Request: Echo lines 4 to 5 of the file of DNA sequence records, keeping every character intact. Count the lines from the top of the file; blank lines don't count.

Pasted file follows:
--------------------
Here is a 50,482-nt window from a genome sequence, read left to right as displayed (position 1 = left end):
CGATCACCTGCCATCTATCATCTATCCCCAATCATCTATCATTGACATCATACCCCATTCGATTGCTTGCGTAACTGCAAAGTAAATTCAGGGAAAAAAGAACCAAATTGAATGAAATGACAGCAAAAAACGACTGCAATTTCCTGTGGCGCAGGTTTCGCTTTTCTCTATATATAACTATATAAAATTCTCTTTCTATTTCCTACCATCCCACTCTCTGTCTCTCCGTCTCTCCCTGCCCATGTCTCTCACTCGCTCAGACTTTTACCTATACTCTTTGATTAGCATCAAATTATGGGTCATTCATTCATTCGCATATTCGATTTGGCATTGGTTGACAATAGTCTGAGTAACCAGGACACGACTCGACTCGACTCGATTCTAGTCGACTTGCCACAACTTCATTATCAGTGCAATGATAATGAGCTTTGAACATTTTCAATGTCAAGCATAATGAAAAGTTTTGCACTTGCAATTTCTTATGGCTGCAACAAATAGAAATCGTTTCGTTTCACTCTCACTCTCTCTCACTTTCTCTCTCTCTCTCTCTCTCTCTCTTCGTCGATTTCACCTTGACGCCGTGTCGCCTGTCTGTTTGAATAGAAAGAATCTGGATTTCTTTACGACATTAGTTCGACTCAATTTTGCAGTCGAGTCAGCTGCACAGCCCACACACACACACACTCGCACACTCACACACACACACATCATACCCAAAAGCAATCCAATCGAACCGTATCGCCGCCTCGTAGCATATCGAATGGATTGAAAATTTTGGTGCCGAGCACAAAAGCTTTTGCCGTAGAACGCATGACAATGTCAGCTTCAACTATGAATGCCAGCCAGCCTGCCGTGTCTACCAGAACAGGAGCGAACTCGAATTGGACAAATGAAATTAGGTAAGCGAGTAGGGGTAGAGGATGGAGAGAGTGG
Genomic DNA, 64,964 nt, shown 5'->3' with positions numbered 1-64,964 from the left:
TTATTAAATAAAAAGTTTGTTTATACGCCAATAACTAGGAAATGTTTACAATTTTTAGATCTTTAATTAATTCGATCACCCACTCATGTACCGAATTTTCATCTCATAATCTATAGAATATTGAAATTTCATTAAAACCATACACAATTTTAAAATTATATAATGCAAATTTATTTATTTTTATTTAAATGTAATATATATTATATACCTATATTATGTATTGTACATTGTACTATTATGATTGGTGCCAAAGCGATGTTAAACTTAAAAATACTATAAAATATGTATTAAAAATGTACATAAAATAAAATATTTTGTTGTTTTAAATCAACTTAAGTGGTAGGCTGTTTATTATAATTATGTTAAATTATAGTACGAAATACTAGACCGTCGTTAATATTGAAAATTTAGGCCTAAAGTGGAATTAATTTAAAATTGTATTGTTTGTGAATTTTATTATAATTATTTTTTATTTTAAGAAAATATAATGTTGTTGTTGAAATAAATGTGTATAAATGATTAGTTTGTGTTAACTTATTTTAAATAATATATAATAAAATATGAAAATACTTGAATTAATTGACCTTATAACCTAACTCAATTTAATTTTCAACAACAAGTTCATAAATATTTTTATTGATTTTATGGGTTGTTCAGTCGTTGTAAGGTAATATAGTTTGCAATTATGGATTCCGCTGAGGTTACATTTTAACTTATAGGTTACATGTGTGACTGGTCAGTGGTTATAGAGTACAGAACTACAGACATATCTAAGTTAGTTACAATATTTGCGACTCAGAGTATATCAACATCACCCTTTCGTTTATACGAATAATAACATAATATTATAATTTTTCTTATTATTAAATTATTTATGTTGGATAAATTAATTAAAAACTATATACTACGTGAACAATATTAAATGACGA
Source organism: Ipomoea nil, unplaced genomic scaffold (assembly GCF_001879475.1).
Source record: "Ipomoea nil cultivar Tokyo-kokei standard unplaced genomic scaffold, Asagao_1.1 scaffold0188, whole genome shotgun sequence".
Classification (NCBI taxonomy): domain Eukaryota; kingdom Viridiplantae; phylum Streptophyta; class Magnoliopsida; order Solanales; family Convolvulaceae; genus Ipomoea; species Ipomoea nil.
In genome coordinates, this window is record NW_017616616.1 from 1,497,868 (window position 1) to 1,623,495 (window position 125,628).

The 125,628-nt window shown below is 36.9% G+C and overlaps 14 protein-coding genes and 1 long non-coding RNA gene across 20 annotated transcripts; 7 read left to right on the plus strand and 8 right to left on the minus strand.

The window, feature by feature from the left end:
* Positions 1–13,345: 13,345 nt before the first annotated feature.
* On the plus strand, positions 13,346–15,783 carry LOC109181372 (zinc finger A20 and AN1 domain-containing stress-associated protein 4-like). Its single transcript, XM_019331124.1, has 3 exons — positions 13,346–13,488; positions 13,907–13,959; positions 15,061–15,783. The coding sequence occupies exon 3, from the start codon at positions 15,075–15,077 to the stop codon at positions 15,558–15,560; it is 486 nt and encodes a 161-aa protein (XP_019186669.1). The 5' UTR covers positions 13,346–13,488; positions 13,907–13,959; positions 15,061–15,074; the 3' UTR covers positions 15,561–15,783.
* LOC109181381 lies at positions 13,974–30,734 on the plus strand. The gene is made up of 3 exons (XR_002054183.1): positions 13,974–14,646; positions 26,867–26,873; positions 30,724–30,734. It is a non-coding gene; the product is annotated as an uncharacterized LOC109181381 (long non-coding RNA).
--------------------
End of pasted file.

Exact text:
TTATTAAATAAAAAGTTTGTTTATACGCCAATAACTAGGAAATGTTTACAATTTTTAGATCTTTAATTAATTCGATCACCCACTCATGTACCGAATTTTCATCTCATAATCTATAGAATATTGAAATTTCATTAAAACCATACACAATTTTAAAATTATATAATGCAAATTTATTTATTTTTATTTAAATGTAATATATATTATATACCTATATTATGTATTGTACATTGTACTATTATGATTGGTGCCAAAGCGATGTTAAACTTAAAAATACTATAAAATATGTATTAAAAATGTACATAAAATAAAATATTTTGTTGTTTTAAATCAACTTAAGTGGTAGGCTGTTTATTATAATTATGTTAAATTATAGTACGAAATACTAGACCGTCGTTAATATTGAAAATTTAGGCCTAAAGTGGAATTAATTTAAAATTGTATTGTTTGTGAATTTTATTATAATTATTTTTTATTTTAAGAAAATATAATGTTGTTGTTGAAATAAATGTGTATAAATGATTAGTTTGTGTTAACTTATTTTAAATAATATATAATAAAATATGAAAATACTTGAATTAATTGACCTTATAACCTAACTCAATTTAATTTTCAACAACAAGTTCATAAATATTTTTATTGATTTTATGGGTTGTTCAGTCGTTGTAAGGTAATATAGTTTGCAATTATGGATTCCGCTGAGGTTACATTTTAACTTATAGGTTACATGTGTGACTGGTCAGTGGTTATAGAGTACAGAACTACAGACATATCTAAGTTAGTTACAATATTTGCGACTCAGAGTATATCAACATCACCCTTTCGTTTATACGAATAATAACATAATATTATAATTTTTCTTATTATTAAATTATTTATGTTGGATAAATTAATTAAAAACTATATACTACGTGAACAATATTAAATGACGA
Source organism: Ipomoea nil, unplaced genomic scaffold (assembly GCF_001879475.1).